Speaking to us from her home in Lake Tahoe, a variety of brimmed western hats adorn the wall behind her, Amie Engergbretson’s cheerful smile and positive energy is contagious--even through a computer screen. A natural-born conversationalist, Amie isn’t like most professional skiers. Amie’s interests extend far beyond the confines of skiing. Amie hosted the Long Underwear Podcast, where her interviews with folks in the ski industry were allowed to touch upon anything but skiing. Engerbretson introduced the world to her creative acumen through the production role she took on in the making of her autobiographical film, Snow Pony, which she released last year with Teton Gravity Research. Now, she’s expanding upon that creative energy even further, and, of course, heli-skiing in Alaska, snowmobiling in the Wyoming backcountry, and filming at her home mountain of Squaw Valley, CA along the way.
A standout skier who can rip with the best of the boys, Amie initially made a name for herself as a recurring star in Warren Miller Entertainment’s annual ski films. Engerbretson has begun to explore the intersection of her old western roots and her passion for skiing through the creative medium of autobiographical filmmaking. She has also taken on the role of helping the designers at Spyder recreate the women’s freeski line to make apparel that better caters to women’s demands in terms of fit and functionality from the gear they trust to keep them warm and dry on the gnarliest of backcountry missions. Neither filmmaker, nor garment designer are in her job description, but it’s clear that Amie has never quite seen the confines of the job description as sufficient to stop her from challenging what it means to be a “pro skier”.
After the making of Snow Pony, in which Amie showcases how her childhood dream of becoming a rodeo queen took an unconventional turn, when the “horse” she fights to tame is, in fact, a 165 horsepower snowmobile. Snow Pony certainly has no shortage of face shots and steep backcountry lines, which put Engerbretson’s top-tier skiing front and center, she was captivated by the storytelling creativity the film allowed her. Now, she’s begun a new venture that combines her hidden passion for swing dancing with skiing to create a more “abstract-style art film” with support from Sweetgrass Productions. Unsure of what that would look like? Amie prompts us to consider the metaphor of the coordinated side to side of line dancing, and combine that with the precise side to side turns one makes while skiing the perfectly straight Terminal Cancer Couloir located in Eastern Nevada.
Upon further inquiry, Amie reveals that swing dancing is one of her greatest passions outside of skiing. “I used to teach swing dancing all over”, admits Engerbretson, continuing, “I taught seminars on swing dancing aerials in Las Vegas.” She and her father were even kicked out of the Jackson Hole’s legendary Cowboy Bar for doing inverts which violated the bar’s “no boots above the brim” policy… twice. “I think it contributes so much to who I am as a skier”, she says, reminiscing.
In addition to the making of her new film, which has yet to be named, or set a release date, Amie delved even deeper into her film project interests. She and her boyfriend, professional skier Todd Ligare, are brainstorming about new ways to present short film projects in ski towns across the country through a “ski town bar film tour”, as Amie preliminarily describes it. “Especially with athletes who will have one to two years of projects to present, it would be an athlete-run premiere”, with the presentation driven by multiple athletes across sponsors; allowing for athletes to engage in Q&A with the attendees in a more casual way.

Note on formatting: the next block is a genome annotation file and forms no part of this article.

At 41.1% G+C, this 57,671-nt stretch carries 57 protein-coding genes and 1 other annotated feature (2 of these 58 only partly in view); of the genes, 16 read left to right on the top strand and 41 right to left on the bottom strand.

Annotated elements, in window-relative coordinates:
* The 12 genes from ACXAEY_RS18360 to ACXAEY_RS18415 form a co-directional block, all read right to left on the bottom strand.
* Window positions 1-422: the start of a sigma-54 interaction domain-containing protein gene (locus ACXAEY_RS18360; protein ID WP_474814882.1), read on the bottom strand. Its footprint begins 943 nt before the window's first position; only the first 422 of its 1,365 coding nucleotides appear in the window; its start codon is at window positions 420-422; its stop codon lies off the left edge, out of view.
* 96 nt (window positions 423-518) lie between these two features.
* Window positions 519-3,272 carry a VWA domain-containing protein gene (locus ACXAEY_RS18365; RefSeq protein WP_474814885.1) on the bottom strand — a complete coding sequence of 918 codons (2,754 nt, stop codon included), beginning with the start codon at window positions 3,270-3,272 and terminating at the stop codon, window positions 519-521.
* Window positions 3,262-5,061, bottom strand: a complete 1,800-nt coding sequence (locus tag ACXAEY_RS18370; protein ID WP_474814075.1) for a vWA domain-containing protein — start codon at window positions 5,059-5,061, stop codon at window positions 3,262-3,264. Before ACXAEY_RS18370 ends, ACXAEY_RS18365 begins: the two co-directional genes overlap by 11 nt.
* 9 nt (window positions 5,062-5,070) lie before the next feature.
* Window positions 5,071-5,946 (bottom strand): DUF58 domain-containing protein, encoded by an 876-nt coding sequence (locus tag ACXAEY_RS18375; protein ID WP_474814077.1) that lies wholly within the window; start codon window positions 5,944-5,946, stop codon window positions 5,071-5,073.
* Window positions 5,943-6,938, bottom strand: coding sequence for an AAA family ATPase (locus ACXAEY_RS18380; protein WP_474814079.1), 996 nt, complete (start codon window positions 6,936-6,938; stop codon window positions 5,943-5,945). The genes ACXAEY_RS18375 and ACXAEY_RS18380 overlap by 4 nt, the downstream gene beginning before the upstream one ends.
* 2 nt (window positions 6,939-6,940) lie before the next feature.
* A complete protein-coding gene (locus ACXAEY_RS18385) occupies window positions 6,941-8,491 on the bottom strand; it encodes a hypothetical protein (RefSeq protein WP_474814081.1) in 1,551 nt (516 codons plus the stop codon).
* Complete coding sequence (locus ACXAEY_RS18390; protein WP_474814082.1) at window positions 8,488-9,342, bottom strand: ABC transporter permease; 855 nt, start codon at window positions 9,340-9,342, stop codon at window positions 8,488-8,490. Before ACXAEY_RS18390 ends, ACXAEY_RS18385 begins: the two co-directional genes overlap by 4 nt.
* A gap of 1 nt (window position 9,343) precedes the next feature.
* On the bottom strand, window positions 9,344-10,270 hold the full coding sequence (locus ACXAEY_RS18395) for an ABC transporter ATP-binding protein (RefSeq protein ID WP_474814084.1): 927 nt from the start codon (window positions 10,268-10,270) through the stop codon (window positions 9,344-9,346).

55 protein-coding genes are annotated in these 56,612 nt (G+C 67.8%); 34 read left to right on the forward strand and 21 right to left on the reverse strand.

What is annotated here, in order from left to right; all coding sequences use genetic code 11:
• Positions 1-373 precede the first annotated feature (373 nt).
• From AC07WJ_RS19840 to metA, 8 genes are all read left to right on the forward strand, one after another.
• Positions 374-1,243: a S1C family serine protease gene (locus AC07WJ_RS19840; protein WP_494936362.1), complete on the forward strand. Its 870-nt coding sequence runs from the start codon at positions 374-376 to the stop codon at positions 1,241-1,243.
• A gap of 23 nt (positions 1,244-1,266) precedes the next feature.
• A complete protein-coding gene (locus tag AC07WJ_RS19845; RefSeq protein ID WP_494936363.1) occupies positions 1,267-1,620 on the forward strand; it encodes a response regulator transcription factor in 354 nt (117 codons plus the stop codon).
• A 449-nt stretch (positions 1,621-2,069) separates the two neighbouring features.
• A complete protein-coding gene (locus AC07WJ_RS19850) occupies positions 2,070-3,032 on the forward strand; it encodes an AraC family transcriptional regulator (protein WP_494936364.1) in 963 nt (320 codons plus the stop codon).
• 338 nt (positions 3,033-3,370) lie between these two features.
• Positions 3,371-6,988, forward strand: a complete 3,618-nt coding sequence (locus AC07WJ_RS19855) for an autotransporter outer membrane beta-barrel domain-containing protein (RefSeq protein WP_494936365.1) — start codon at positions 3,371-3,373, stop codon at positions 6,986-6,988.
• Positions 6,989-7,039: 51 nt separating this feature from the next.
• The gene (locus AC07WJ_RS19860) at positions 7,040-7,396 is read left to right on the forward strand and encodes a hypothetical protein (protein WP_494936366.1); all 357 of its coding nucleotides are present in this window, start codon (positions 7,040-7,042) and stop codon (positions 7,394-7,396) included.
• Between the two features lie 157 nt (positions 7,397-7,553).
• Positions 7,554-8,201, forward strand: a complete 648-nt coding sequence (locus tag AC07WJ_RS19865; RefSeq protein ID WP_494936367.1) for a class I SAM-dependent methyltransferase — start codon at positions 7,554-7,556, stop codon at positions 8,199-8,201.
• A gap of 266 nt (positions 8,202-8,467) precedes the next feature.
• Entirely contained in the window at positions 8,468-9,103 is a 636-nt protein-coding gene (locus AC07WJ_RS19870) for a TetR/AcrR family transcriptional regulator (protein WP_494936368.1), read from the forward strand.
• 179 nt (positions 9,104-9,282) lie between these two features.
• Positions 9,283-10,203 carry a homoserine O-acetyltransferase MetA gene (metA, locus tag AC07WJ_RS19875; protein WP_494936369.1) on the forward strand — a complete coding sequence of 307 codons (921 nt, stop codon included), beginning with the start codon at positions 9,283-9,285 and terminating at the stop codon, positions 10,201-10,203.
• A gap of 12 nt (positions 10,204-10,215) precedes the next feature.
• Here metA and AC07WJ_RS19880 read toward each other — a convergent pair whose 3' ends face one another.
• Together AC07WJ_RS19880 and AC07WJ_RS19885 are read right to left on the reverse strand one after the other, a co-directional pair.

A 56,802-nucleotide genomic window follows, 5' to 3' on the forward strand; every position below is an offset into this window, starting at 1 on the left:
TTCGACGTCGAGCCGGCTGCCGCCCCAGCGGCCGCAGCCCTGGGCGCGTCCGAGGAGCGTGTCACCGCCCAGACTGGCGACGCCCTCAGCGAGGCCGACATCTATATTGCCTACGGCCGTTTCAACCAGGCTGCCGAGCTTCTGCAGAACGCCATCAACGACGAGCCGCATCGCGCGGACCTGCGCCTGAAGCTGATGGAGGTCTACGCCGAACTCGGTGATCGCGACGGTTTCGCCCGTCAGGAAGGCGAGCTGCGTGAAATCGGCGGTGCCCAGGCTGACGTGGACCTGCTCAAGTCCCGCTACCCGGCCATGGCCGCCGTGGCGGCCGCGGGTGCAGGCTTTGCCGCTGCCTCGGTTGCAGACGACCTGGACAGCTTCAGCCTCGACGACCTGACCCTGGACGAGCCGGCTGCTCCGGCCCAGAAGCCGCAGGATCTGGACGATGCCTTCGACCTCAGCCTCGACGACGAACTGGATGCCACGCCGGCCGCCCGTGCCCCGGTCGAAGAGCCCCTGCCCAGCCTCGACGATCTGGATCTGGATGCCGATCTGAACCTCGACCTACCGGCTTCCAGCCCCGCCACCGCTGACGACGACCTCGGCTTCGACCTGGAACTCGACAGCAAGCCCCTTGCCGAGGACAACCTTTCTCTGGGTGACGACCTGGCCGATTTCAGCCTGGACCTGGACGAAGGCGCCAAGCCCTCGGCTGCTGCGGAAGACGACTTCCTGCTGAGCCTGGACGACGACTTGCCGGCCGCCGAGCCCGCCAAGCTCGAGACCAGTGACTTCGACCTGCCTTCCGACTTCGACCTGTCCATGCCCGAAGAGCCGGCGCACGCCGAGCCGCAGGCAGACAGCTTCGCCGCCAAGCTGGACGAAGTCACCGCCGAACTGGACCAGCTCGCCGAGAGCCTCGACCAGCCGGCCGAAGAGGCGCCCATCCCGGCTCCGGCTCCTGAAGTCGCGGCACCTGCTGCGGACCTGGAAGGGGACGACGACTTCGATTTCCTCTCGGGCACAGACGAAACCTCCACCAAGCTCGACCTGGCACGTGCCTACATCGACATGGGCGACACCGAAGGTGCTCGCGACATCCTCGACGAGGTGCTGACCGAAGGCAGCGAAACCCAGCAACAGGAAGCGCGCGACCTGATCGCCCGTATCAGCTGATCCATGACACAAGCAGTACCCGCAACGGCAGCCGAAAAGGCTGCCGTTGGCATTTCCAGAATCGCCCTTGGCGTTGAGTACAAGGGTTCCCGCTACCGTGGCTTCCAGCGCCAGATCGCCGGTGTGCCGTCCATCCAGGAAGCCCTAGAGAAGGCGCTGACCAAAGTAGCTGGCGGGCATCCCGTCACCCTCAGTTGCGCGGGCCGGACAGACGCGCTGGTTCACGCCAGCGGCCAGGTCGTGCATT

Skiing, of course, remains an integral part of Amie’s moviemaking ventures. The conversation shifts from Amie’s undercover swing dancing life to her experience recently heli-skiing in Alaska, following a crash that shook the heli-skiing community. She spoke with fellow Spyder athlete Connery Lundin following her trip, in which they vented about the nerves involved with being in Alaska recently. “It’s pretty different than the way we sell it to people”, says Engerbretson, who shares how being plucked from the top of a line on an area “smaller than the size of my desk right now” can significantly complicate heli-skiing trips; especially when filming with an entire crew. “There really is heli-skiing for everyone”, Amie continues, “but, ultimately, what we’re doing as athletes are pushing [the boundaries].”
On the topic of skiing the backcountry, we felt compelled to get Amie’s thoughts about the forthcoming Spyder Freeski line, which drops this fall, given the integral role she played in helping to design the women’s Solitaire kit. “It’s perfect”, Amie exclaims, “the fit is flawless, the new “colorways speak to who will want to purchase the kit. It showcases a different side of Spyder and who can be a Spyder skier.” “It’s no longer appropriate to make women’s product that’s not on the same level as men’s product. Making sure it’s functional and appropriate for the ways that women do want their gear to function differently without sacrificing overall utility” is something that Amie highlights as quintessential to how she feels the line stands out.
The breadth of Amie’s interests certainly extend beyond the worlds of professional skiing, western dancing, and filmmaking. Amie remains a pioneering figure in her pursuit of the intersection of these diverse passions from the perspectives of producer, creative director, and subject. Amie’s unique perspective, outgoing personality, and fearlessness in pursuit of her passions are inspiring to say the least. As one of a handful of ladies who have helped lead the charge for gender parity in a sport that has been traditionally saturated by men, her willingness to redefine what it means to be a professional skier leaves us on the edge of our seats—eagerly awaiting what’s next.